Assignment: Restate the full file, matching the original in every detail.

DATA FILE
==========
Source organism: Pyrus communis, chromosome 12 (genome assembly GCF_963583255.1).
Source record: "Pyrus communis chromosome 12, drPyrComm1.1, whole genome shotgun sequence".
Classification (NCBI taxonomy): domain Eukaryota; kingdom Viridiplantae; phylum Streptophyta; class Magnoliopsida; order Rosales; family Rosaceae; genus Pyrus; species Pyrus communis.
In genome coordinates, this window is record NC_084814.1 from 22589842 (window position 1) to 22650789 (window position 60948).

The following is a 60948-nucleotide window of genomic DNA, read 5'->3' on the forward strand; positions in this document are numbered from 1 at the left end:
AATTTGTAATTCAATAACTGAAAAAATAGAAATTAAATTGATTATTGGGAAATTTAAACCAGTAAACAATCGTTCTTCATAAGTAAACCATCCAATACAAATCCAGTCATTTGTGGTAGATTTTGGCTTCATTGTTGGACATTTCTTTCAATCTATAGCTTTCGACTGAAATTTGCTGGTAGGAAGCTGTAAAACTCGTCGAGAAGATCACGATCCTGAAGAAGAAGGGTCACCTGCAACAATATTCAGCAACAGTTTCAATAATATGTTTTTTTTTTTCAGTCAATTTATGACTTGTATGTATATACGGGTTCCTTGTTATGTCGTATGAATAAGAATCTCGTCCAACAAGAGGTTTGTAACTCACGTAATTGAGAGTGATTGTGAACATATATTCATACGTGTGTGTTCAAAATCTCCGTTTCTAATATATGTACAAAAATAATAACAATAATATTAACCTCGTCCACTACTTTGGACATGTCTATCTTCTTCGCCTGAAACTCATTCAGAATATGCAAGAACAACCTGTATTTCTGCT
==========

Source organism: Pyrus communis, chromosome 12 (genome assembly GCF_963583255.1).
Source record: "Pyrus communis chromosome 12, drPyrComm1.1, whole genome shotgun sequence".
Classification (NCBI taxonomy): domain Eukaryota; kingdom Viridiplantae; phylum Streptophyta; class Magnoliopsida; order Rosales; family Rosaceae; genus Pyrus; species Pyrus communis.
In genome coordinates, this window is record NC_084814.1 from 22589842 (window position 1) to 22650789 (window position 60948).

The following is a 60948-nucleotide window of genomic DNA, read 5'->3' on the forward strand; positions in this document are numbered from 1 at the left end:
AATTTGTAATTCAATAACTGAAAAAATAGAAATTAAATTGATTATTGGGAAATTTAAACCAGTAAACAATCGTTCTTCATAAGTAAACCATCCAATACAAATCCAGTCATTTGTGGTAGATTTTGGCTTCATTGTTGGACATTTCTTTCAATCTATAGCTTTCGACTGAAATTTGCTGGTAGGAAGCTGTAAAACTCGTCGAGAAGATCACGATCCTGAAGAAGAAGGGTCACCTGCAACAATATTCAGCAACAGTTTCAATAATATGTTTTTTTTTTTCAGTCAATTTATGACTTGTATGTATATACGGGTTCCTTGTTATGTCGTATGAATAAGAATCTCGTCCAACAAGAGGTTTGTAACTCACGTAATTGAGAGTGATTGTGAACATATATTCATACGTGTGTGTTCAAAATCTCCGTTTCTAATATATGTACAAAAATAATAACAATAATATTAACCTCGTCCACTACTTTGGACATGTCTATCTTCTTCGCCTGAAACTCATTCAGAATATGCAAGAACAACCTGTATTTCTGCT